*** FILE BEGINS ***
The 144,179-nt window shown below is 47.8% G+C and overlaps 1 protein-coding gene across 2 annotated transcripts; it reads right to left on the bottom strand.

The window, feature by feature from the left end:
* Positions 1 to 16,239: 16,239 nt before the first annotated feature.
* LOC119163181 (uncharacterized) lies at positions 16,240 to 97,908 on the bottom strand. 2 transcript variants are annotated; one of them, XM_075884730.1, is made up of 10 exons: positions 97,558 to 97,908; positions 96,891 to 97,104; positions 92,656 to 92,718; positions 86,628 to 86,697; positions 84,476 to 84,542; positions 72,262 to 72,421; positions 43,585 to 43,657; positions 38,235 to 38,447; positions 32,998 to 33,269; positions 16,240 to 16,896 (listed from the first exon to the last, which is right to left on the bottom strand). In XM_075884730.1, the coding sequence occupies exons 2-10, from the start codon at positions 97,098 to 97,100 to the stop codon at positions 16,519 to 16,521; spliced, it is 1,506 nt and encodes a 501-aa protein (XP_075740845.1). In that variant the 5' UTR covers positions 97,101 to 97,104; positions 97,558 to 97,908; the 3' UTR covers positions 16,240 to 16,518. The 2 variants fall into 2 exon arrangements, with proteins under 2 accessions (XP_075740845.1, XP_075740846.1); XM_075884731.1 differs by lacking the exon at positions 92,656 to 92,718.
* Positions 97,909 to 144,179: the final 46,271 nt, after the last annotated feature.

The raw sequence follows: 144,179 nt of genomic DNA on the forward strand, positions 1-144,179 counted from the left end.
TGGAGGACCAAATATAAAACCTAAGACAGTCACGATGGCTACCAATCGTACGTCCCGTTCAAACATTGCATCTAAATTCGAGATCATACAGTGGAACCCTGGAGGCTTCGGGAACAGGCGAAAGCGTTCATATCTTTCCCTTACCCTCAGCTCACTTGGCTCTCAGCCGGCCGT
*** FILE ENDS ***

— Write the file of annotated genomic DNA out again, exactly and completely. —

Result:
The 144,179-nt window shown below is 47.8% G+C and overlaps 1 protein-coding gene across 2 annotated transcripts; it reads right to left on the bottom strand.

The window, feature by feature from the left end:
* Positions 1 to 16,239: 16,239 nt before the first annotated feature.
* LOC119163181 (uncharacterized) lies at positions 16,240 to 97,908 on the bottom strand. 2 transcript variants are annotated; one of them, XM_075884730.1, is made up of 10 exons: positions 97,558 to 97,908; positions 96,891 to 97,104; positions 92,656 to 92,718; positions 86,628 to 86,697; positions 84,476 to 84,542; positions 72,262 to 72,421; positions 43,585 to 43,657; positions 38,235 to 38,447; positions 32,998 to 33,269; positions 16,240 to 16,896 (listed from the first exon to the last, which is right to left on the bottom strand). In XM_075884730.1, the coding sequence occupies exons 2-10, from the start codon at positions 97,098 to 97,100 to the stop codon at positions 16,519 to 16,521; spliced, it is 1,506 nt and encodes a 501-aa protein (XP_075740845.1). In that variant the 5' UTR covers positions 97,101 to 97,104; positions 97,558 to 97,908; the 3' UTR covers positions 16,240 to 16,518. The 2 variants fall into 2 exon arrangements, with proteins under 2 accessions (XP_075740845.1, XP_075740846.1); XM_075884731.1 differs by lacking the exon at positions 92,656 to 92,718.
* Positions 97,909 to 144,179: the final 46,271 nt, after the last annotated feature.

The raw sequence follows: 144,179 nt of genomic DNA on the forward strand, positions 1-144,179 counted from the left end.
TGGAGGACCAAATATAAAACCTAAGACAGTCACGATGGCTACCAATCGTACGTCCCGTTCAAACATTGCATCTAAATTCGAGATCATACAGTGGAACCCTGGAGGCTTCGGGAACAGGCGAAAGCGTTCATATCTTTCCCTTACCCTCAGCTCACTTGGCTCTCAGCCGGCCGT